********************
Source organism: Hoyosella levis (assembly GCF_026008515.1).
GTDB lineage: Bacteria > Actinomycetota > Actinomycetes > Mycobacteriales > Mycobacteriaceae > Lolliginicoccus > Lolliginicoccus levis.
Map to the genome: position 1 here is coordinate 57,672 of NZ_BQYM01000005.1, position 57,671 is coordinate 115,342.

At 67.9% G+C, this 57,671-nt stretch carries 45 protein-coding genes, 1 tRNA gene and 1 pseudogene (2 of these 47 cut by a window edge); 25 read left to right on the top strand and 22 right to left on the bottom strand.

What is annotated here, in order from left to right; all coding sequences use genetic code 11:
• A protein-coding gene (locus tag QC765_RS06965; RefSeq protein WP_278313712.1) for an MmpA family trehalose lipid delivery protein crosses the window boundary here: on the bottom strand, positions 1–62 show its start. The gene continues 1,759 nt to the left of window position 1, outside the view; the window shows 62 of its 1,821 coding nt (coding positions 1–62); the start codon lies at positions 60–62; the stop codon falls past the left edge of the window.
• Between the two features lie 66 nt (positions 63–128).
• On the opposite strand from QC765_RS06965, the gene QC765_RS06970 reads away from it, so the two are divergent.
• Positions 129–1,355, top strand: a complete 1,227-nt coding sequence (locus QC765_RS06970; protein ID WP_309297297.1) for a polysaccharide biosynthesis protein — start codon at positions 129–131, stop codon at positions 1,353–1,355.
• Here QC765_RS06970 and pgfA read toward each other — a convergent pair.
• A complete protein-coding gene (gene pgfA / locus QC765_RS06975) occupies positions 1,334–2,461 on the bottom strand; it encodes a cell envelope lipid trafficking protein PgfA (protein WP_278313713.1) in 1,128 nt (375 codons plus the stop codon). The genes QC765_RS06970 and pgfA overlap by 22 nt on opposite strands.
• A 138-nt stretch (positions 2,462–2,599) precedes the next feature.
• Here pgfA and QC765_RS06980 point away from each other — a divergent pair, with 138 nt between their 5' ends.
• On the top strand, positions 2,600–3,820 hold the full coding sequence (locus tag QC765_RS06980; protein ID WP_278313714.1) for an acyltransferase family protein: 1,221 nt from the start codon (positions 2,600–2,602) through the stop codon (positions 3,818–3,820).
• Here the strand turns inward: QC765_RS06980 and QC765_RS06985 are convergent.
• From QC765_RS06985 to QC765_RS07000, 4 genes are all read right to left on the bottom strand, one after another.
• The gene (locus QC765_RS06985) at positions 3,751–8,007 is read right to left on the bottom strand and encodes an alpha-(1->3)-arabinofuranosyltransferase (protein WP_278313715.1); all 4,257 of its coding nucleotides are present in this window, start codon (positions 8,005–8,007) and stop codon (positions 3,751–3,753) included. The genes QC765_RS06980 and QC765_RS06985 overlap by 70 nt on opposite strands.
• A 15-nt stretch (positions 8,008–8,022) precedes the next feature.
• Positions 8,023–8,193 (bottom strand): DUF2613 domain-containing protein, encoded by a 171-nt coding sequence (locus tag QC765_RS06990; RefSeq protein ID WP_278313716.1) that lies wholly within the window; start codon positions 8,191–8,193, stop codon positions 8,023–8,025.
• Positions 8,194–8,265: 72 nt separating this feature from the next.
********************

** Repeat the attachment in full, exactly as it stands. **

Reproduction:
Source organism: Hoyosella levis (assembly GCF_026008515.1).
GTDB lineage: Bacteria > Actinomycetota > Actinomycetes > Mycobacteriales > Mycobacteriaceae > Lolliginicoccus > Lolliginicoccus levis.
Map to the genome: position 1 here is coordinate 57,672 of NZ_BQYM01000005.1, position 57,671 is coordinate 115,342.

At 67.9% G+C, this 57,671-nt stretch carries 45 protein-coding genes, 1 tRNA gene and 1 pseudogene (2 of these 47 cut by a window edge); 25 read left to right on the top strand and 22 right to left on the bottom strand.

What is annotated here, in order from left to right; all coding sequences use genetic code 11:
• A protein-coding gene (locus tag QC765_RS06965; RefSeq protein WP_278313712.1) for an MmpA family trehalose lipid delivery protein crosses the window boundary here: on the bottom strand, positions 1–62 show its start. The gene continues 1,759 nt to the left of window position 1, outside the view; the window shows 62 of its 1,821 coding nt (coding positions 1–62); the start codon lies at positions 60–62; the stop codon falls past the left edge of the window.
• Between the two features lie 66 nt (positions 63–128).
• On the opposite strand from QC765_RS06965, the gene QC765_RS06970 reads away from it, so the two are divergent.
• Positions 129–1,355, top strand: a complete 1,227-nt coding sequence (locus QC765_RS06970; protein ID WP_309297297.1) for a polysaccharide biosynthesis protein — start codon at positions 129–131, stop codon at positions 1,353–1,355.
• Here QC765_RS06970 and pgfA read toward each other — a convergent pair.
• A complete protein-coding gene (gene pgfA / locus QC765_RS06975) occupies positions 1,334–2,461 on the bottom strand; it encodes a cell envelope lipid trafficking protein PgfA (protein WP_278313713.1) in 1,128 nt (375 codons plus the stop codon). The genes QC765_RS06970 and pgfA overlap by 22 nt on opposite strands.
• A 138-nt stretch (positions 2,462–2,599) precedes the next feature.
• Here pgfA and QC765_RS06980 point away from each other — a divergent pair, with 138 nt between their 5' ends.
• On the top strand, positions 2,600–3,820 hold the full coding sequence (locus tag QC765_RS06980; protein ID WP_278313714.1) for an acyltransferase family protein: 1,221 nt from the start codon (positions 2,600–2,602) through the stop codon (positions 3,818–3,820).
• Here the strand turns inward: QC765_RS06980 and QC765_RS06985 are convergent.
• From QC765_RS06985 to QC765_RS07000, 4 genes are all read right to left on the bottom strand, one after another.
• The gene (locus QC765_RS06985) at positions 3,751–8,007 is read right to left on the bottom strand and encodes an alpha-(1->3)-arabinofuranosyltransferase (protein WP_278313715.1); all 4,257 of its coding nucleotides are present in this window, start codon (positions 8,005–8,007) and stop codon (positions 3,751–3,753) included. The genes QC765_RS06980 and QC765_RS06985 overlap by 70 nt on opposite strands.
• A 15-nt stretch (positions 8,008–8,022) precedes the next feature.
• Positions 8,023–8,193 (bottom strand): DUF2613 domain-containing protein, encoded by a 171-nt coding sequence (locus tag QC765_RS06990; RefSeq protein ID WP_278313716.1) that lies wholly within the window; start codon positions 8,191–8,193, stop codon positions 8,023–8,025.
• Positions 8,194–8,265: 72 nt separating this feature from the next.